The return to lockdown provides another hit to economic activity as we begin 2021. Yet, despite the near-term gloom, there are some reasons to be more optimistic about the outlook for the rest of the year.

These chiefly relate to the vaccine rollout and the tantalising possibility that this lockdown could be the last of the pandemic.

This Insight looks at the state of the economy heading into 2021, how badly the current lockdown may hit economic activity and the prospects for growth over the rest of the year.

Autumn virus resurgence halted recovery

The economy entered 2021 on a weak footing. As Covid-19 case numbers increased in the autumn, a second lockdown was introduced in England in November. Similar measures were also introduced in the other nations of the UK around this time.

This led to GDP falling by 2.6% in November, ending six months of growth from the depth of the spring 2020 lockdown. Overall, GDP was 9% lower in November than it had been in February, before the pandemic’s full impact on the UK economy was felt.

A chart shows GDP fell by 25% from February to April. A strong summer recovery followed before negative growth in November. GDP in November was 9% below February's level.

The same sectors that were the worst affected by the initial wave of the pandemic were hit again. The arts, entertainment and hospitality sectors were among the worst affected.

December figures, not available until mid-February, may show some improvement due to the (brief) ending of the lockdown. However, it is fair to say 2020 ended with a whimper.

Impact of early 2021 lockdown

Driven by a new variant of the virus, infection rates rose sharply during December. Lockdowns were again introduced across the UK by early January 2021 in order to reduce the spread of the virus.

These early 2021 lockdowns are stricter than the November ones, notably with schools shut for most children. As a result, the economy is expected to see a downturn in economic activity. The Chancellor has said he expects the economy, “to get worse before it gets better”.

During the first wave of the virus, GDP fell by a total of 25% in March and April 2020 combined. Economists do not expect anything like such a large fall in GDP from the early 2021 lockdown. There are two reasons to assume a less severe economic impact:

  • The restrictions are not as severe (more is open) and some parts of the economy were more likely to stay open this time, such as manufacturing and construction.
  • People and businesses are better prepared for working and shopping from home.

At this early stage, traditional economic data is not yet available to show the impact of the early 2021 lockdown. However, other measures appear to support the view that economic activity will have fallen by more than in the November lockdown but not as much as the spring 2020 one.

For example, people seem to be making fewer journeys so far in January than they did in November. The chart below is based on data from Apple, but data from others such Google and the Department for Transport present similar trends.

Chart shows daily mobility data from Apple broken down into driving and public transport categories. Mobility in early 2021 lockdown was lower than in November's lockdown but not as low as in spring 2020.

A survey of economists conducted by the Treasury in January, showed the average forecast was for GDP to fall by 2.9% in the first quarter of 2021 compared with the last quarter of 2020.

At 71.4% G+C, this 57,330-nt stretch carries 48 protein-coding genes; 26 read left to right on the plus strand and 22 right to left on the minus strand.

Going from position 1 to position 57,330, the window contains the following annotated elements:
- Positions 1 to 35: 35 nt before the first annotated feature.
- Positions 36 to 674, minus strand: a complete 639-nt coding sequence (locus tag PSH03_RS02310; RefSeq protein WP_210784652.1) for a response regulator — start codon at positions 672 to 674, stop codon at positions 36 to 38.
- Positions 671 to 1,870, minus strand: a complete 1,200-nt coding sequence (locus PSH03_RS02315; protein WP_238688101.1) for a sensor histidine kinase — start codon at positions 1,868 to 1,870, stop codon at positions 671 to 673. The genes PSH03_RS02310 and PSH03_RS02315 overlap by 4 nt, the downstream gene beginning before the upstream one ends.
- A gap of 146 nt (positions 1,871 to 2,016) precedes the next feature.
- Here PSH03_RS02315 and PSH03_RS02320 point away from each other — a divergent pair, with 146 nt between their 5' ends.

Some reasons for optimism

On a more positive note, the relatively quick rollout of the vaccines suggests brighter prospects ahead at some point in 2021. The faster the most vulnerable are protected against Covid-19, the faster (at least some) restrictions can be lifted.

Some believe the economy will bounce back quickly once most restrictions are lifted. For instance, the Bank of England Governor said he thinks a “pronounced recovery” was likely, while the Bank’s chief economist was even more ebullient talking of recovery “at a rate of knots from the second quarter”.

The case for greater optimism rests largely on the chances of a speedy recovery in consumer spending, the largest contributor to economic growth. Households have, in aggregate across the whole economy, saved more than normal during the pandemic. A reduction in how much is saved once the lockdown comes to an end would lead to more spending, boosting growth.

In addition, consumer and business confidence may improve with the expectation that we could soon have more certainty about when the pandemic will end.

Nevertheless, not all economists are sold on a speedy recovery. Households may choose to hold more precautionary savings than they did before the pandemic, potentially stifling a rapid rebound in spending.

And while government schemes have prevented mass unemployment so far, the outlook for the labour market in 2021 remains uncertain. Unemployment may rise following the closure of these schemes (the furlough scheme is scheduled to run until the end of April) and some businesses may struggle to repay loans they have taken on.

As has been the case for much of the past year, it will be developments in tackling the spread of Covid-19 that will be most important in determining the country’s economic prospects.

Further reading

Coronavirus: Economic impact, House of Commons Library

Economic Indicators, House of Commons Library


About the author: Daniel Harari is a researcher specialising in UK and international economies at the House of Commons Library.

Photo by Alex Motoc on Unsplash

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